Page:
Last at the cross, first at the tomb
[Saint Catherine of Alexandria woodcut with hand-colouring, circa 1470-80.jpg Christies / public domain, Wikimedia.]
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Celsus, a second-century detractor of the faith, once mockingly said the church attracted only “the silly and the mean and the stupid, with women and children.” His contemporary, Bishop Cyprian, acknowledged that “Christian maidens were very numerous” and it was hard to find Christian husbands for them all. Women, it seemed, disproportionately populated the church.
One reason why might have been the Roman practice of exposing unwanted female infants—abandoning them to certain death. Christians repudiated this practice. Also, in the upper echelons of society, women often converted to Christianity while their male relatives remained pagans lest they lose their senatorial status.
Sources attest to women’s involvement in the church’s first few decades. Many served as house church leaders, including Priscilla, Chloe, Lydia, Apphia, Nympha, and the mother of John Mark.
Clement of Alexandria (c. 150–c. 215) wrote that women accompanied the apostles on their missionary journeys, not as marriage partners but as colleagues, “that they might be their fellow ministers in dealing with housewives. Through them the Lord’s teaching penetrated also the women’s quarters without any scandal being aroused.”
Was that the role of Junia? Paul mentions her in Romans 16 as “of note among the apostles.” Some have debated the verse’s meaning, but early tradition holds that Junia was a woman and considered an apostle. John Chrysostom (347–407) wrote:
Indeed, to be an apostle at all is a great thing; but to be even amongst those of note; just consider what a great encomium that is. . . . Oh, how great is the devotion of this woman, that she should even be counted worthy of the appellation of apostle.
Paul also mentions Phoebe in Romans 16, “a deacon of the church at Cenchreae.” He calls her a prostatis or overseer. Apostolic fathers later used this term in its masculine form (prostates) to designate the one presiding over the Eucharist. The church in Rome is asked to welcome her and assist her in the church’s business.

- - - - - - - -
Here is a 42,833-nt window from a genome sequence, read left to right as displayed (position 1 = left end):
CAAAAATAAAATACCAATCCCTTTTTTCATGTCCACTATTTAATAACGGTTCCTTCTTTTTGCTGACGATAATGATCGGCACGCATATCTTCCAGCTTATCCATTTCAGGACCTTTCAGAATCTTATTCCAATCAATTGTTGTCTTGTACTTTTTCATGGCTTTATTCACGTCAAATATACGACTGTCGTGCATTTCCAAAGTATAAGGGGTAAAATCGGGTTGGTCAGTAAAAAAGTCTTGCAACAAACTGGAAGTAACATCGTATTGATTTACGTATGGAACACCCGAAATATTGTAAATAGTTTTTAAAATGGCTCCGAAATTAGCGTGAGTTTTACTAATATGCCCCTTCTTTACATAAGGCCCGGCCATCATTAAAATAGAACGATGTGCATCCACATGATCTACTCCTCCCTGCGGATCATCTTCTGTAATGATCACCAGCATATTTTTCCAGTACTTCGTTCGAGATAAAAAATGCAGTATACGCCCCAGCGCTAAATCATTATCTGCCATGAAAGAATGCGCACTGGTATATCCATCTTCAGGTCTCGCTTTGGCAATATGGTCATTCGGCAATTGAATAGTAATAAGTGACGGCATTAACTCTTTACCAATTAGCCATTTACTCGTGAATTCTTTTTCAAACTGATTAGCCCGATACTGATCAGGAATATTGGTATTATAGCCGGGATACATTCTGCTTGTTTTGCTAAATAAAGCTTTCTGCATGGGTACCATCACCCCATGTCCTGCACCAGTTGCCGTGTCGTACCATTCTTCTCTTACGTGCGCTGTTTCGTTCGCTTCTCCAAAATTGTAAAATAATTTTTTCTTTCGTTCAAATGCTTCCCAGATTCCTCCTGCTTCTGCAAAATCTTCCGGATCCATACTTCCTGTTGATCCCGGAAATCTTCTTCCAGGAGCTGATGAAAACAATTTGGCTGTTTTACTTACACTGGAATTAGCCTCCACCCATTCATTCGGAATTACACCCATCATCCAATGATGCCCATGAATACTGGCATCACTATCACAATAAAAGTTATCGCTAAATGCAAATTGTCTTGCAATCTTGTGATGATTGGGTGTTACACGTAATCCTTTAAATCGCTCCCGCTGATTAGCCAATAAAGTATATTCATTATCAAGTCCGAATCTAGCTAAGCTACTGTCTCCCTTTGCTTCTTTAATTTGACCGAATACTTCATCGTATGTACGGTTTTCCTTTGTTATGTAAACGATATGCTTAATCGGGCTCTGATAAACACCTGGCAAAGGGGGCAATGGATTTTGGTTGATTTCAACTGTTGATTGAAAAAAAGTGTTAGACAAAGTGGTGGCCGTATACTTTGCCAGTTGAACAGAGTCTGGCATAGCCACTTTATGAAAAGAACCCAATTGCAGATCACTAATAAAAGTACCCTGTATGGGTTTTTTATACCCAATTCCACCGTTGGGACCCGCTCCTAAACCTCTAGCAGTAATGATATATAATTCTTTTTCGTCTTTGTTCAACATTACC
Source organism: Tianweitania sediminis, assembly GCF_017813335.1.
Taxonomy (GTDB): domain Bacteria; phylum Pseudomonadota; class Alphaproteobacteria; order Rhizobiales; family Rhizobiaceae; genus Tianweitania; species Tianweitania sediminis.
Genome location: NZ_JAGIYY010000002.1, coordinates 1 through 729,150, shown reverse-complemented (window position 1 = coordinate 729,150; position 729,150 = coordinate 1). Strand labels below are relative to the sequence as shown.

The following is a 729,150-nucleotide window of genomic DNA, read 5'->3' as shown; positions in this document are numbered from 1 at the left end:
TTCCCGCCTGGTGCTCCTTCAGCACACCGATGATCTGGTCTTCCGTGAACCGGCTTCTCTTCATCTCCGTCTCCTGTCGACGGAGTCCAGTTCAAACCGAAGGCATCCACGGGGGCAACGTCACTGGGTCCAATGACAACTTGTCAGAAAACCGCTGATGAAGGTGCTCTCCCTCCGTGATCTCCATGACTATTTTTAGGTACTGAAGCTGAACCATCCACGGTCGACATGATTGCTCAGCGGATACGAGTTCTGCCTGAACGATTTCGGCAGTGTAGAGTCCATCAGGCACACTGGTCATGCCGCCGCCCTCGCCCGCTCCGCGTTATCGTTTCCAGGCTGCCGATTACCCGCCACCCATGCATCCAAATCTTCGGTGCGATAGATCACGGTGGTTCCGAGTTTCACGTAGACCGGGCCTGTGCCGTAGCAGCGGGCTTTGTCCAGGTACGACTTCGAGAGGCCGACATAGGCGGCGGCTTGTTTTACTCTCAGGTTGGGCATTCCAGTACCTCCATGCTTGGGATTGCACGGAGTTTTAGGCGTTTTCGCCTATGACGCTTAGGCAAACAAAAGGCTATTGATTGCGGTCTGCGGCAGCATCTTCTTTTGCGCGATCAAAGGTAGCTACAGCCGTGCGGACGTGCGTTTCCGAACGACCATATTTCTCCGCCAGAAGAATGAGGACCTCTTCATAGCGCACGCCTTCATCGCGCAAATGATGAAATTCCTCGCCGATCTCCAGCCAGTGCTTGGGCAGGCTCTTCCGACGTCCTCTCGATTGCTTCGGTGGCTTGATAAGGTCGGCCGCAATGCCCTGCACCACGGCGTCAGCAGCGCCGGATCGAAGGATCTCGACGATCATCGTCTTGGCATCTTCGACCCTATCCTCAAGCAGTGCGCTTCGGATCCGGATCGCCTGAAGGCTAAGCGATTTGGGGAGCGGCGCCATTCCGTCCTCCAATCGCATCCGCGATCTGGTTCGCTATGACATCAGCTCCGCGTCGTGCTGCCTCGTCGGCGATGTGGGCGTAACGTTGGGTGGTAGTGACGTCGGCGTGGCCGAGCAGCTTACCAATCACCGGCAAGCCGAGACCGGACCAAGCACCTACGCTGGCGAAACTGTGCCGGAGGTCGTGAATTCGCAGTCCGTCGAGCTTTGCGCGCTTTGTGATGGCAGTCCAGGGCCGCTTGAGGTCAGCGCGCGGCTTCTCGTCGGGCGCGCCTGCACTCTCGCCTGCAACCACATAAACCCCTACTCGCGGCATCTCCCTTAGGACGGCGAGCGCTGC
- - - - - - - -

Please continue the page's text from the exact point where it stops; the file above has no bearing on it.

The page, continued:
Philip’s four daughters appear in Acts 21:9 as prophetesses. Eusebius viewed them as “belonging to the first stage of apostolic succession.” Polycarp mentioned the sister of Crescens, who deserved special commendation when delivering the letter in Philippi. The Shepherd of Hermas, written about 148, gives instructions to make two copies of the work, giving one to Grapte, “who shall exhort the widows and orphans.” The other copy went to Bishop Clement. Grapte and Clement appear to represent the female and male leaders respectively.
Legends or Histories?
Certain female leaders are described as fully historic personages, while others are embedded in legend. Catherine of Alexandria, for instance, reportedly lived in the second century. The patron saint of scholars and philosophers, she allegedly debated 50 philosophers and won them all to Christ. She was condemned to death on the wheel. Her story may have been adapted from the actual story of Hypatia, a pagan philosopher killed by an enraged Christian mob.
St. Thecla’s legend is the best known of numerous apocryphal stories. A noblewoman, she was converted while listening to Paul’s preaching. She followed the apostle and endured persecution, tribulation, and peril. After itinerating through Asia Minor with Paul, she settled near Seleucia, where she preached, healed, and baptized. The story is probably fictitious or at least embellished, but Thecla most likely existed.
Women were the last disciples at the cross and the first at the empty tomb. They remained integral to the church’s work in its early centuries. In the Roman catacombs, images show women in authoritative stances, hands raised in a bishop’s posture, dominating the scene. Their steadfast faith and ministry still bless us. —Catherine Kroeger (1925–2011), from CH #17
By Catherine Kroeger
[Christian History originally published this article in Christian History Issue #150 in 2024]Catherine Kroeger (1925–2011) was an American writer, professor, and New Testament scholar.
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